This savings more than pays for your Smart Cat Boxes.
To learn more about the Smart Cat Box please click here!
You can also learn about the Smart Cat Box from my interview with Sara, the creator of the Smart Cat Box by clicking here.
If you decide to purchase your own Smart Cat Box, you can use the code CCC15.
Sara is offering a 15% Discount to Friends of The Tiniest Tiger’s Conservation Cub Club! Super Hurrah!
Do you have any questions for me about the Smart Cat Box?
Friends, I recently had a chat with Sara, the creator of the Smart Cat Box. I thought that you would find our conversation interesting and am posting it here for you to read in a Question and Answer format. For those of you that are living with feline diabetes, this might just seem too good to be true.
Gracey: Sara, I want to tell you thank you. The Smart Cat Box is the best litter box ever! And also thank you for agreeing to answer some questions for us. Here is my first question. We cats are quite clever, is that why you named it the Smart Cat Box?
Sara: Gracey, I called it Smart due to the box’s New Advanced Design. The fundamental difference is that the SMART CAT BOX is an entirely new approach to the way we collect and dispose of cat urine. The new, patented design is amazingly simple. The SMART CAT BOX is a three component Urine Collection System. The top box has a slotted floor to hold non-absorbent cat litter. The bottom box has a slanted floor and drain allowing urine to flow directly into a removable covered urine collection reservoir for easy collection and disposal.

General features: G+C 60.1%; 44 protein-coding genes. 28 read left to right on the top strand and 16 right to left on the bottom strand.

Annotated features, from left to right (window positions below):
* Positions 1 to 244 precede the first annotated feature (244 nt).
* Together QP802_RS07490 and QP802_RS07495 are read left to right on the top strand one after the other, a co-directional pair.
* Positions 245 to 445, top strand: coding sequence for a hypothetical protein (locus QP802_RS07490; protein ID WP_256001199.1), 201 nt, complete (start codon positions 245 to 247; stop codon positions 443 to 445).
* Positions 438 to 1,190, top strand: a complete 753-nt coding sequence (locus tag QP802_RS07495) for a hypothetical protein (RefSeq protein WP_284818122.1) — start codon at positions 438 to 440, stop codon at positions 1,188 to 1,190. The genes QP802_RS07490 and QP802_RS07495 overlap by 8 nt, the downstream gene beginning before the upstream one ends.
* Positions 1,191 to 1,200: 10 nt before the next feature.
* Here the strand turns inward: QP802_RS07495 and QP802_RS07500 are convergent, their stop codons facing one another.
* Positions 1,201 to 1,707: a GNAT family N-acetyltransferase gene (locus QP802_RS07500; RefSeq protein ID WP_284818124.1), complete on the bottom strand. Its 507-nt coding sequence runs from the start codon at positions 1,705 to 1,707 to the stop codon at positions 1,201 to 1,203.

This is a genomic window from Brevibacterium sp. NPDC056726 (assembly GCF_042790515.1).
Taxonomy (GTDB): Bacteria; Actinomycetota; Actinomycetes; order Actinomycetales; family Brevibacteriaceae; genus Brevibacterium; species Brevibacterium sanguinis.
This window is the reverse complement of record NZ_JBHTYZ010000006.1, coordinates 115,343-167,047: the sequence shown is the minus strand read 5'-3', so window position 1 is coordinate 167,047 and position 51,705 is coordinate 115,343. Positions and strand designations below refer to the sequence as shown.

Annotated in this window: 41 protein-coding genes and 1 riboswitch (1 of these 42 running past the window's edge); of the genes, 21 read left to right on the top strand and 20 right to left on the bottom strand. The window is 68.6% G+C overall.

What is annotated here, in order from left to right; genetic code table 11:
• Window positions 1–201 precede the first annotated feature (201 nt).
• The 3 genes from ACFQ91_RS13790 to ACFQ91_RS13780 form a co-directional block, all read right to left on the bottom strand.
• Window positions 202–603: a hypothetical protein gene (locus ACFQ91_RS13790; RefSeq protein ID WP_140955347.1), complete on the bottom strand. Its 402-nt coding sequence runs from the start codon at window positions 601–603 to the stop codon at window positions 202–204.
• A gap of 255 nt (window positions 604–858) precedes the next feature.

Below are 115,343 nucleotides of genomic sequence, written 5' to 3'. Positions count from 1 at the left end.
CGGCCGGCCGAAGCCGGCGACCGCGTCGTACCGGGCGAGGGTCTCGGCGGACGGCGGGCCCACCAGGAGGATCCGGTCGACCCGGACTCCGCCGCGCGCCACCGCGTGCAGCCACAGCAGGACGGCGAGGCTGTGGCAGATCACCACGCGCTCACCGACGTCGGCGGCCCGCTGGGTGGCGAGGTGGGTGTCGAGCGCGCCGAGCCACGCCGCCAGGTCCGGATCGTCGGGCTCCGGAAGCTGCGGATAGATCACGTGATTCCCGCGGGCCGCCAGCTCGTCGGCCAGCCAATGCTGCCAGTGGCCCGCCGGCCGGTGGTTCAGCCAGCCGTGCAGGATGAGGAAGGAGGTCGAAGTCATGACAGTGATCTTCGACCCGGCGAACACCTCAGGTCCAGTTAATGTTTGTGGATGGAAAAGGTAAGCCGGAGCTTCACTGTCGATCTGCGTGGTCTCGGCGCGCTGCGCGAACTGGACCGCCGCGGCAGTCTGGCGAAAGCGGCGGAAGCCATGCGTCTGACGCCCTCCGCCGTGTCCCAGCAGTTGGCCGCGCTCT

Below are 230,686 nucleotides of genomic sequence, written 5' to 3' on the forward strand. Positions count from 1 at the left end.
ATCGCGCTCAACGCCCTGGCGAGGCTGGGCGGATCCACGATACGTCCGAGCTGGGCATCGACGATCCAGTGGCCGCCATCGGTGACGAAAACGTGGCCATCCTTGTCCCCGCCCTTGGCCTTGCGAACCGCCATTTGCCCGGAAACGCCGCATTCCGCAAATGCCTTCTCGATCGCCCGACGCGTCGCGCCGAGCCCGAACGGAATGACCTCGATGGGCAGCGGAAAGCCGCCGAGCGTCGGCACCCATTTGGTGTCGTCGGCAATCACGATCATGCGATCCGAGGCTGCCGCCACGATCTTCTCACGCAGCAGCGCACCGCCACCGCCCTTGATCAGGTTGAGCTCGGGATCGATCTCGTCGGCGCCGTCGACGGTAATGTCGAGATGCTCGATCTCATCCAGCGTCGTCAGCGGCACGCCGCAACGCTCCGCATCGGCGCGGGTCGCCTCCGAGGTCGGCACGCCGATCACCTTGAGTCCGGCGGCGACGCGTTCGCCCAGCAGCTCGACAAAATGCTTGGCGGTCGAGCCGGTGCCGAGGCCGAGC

Gracey: That is quite interesting, but to clarify, you do think Cats are clever right?
Sara: Yes, of course! It is a known fact that cats are the smartest species on the planet. I think I heard that from my own cats.
Gracey: OK, just checking. Most Cats do not like change. With the New Advanced Design, are we going to have trouble adjusting to the change when we switch from our old litter pans to the Smart Cat Box?
Sara: You will jump into the top box and urinate as usual. All urine passes through the non-absorbent litter and through the slotted floor to the bottom box. Urine flows down the drain into the covered reservoir. The urine can be tested for blood glucose levels, if necessary, and then disposed of down the toilet. Firm feces do not stick to the litter and is scooped out and disposed of. So it is easy and natural for you. Gracey, I must mention one thing. If you live near an ocean please tell your parents to place the feces in a paper bag and dispose of it in the trash. There is something in cat feces that can harm sea otters if it reaches their ocean environment. Of course, if you don’t live near an ocean then the feces can be flushed down the toilet.
Gracey: Can you demonstrate how to use the Smart Cat Box for us via a YouTube video?
Sara: Well, umm, I don’t know… Maybe, with a little help from you.
Gracey: HAHAHAHAHA, Sara I am kidding of course.